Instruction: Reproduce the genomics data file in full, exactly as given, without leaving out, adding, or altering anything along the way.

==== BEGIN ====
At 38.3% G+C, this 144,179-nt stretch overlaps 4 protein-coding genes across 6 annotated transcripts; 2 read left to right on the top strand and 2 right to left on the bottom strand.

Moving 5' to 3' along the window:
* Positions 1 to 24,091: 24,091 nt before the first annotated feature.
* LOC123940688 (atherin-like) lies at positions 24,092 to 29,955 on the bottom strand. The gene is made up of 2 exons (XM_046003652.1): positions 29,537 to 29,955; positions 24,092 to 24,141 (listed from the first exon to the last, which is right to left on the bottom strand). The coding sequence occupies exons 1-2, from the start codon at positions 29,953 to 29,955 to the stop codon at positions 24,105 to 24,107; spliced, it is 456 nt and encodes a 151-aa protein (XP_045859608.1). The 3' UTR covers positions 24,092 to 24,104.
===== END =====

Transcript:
At 38.3% G+C, this 144,179-nt stretch overlaps 4 protein-coding genes across 6 annotated transcripts; 2 read left to right on the top strand and 2 right to left on the bottom strand.

Moving 5' to 3' along the window:
* Positions 1 to 24,091: 24,091 nt before the first annotated feature.
* LOC123940688 (atherin-like) lies at positions 24,092 to 29,955 on the bottom strand. The gene is made up of 2 exons (XM_046003652.1): positions 29,537 to 29,955; positions 24,092 to 24,141 (listed from the first exon to the last, which is right to left on the bottom strand). The coding sequence occupies exons 1-2, from the start codon at positions 29,953 to 29,955 to the stop codon at positions 24,105 to 24,107; spliced, it is 456 nt and encodes a 151-aa protein (XP_045859608.1). The 3' UTR covers positions 24,092 to 24,104.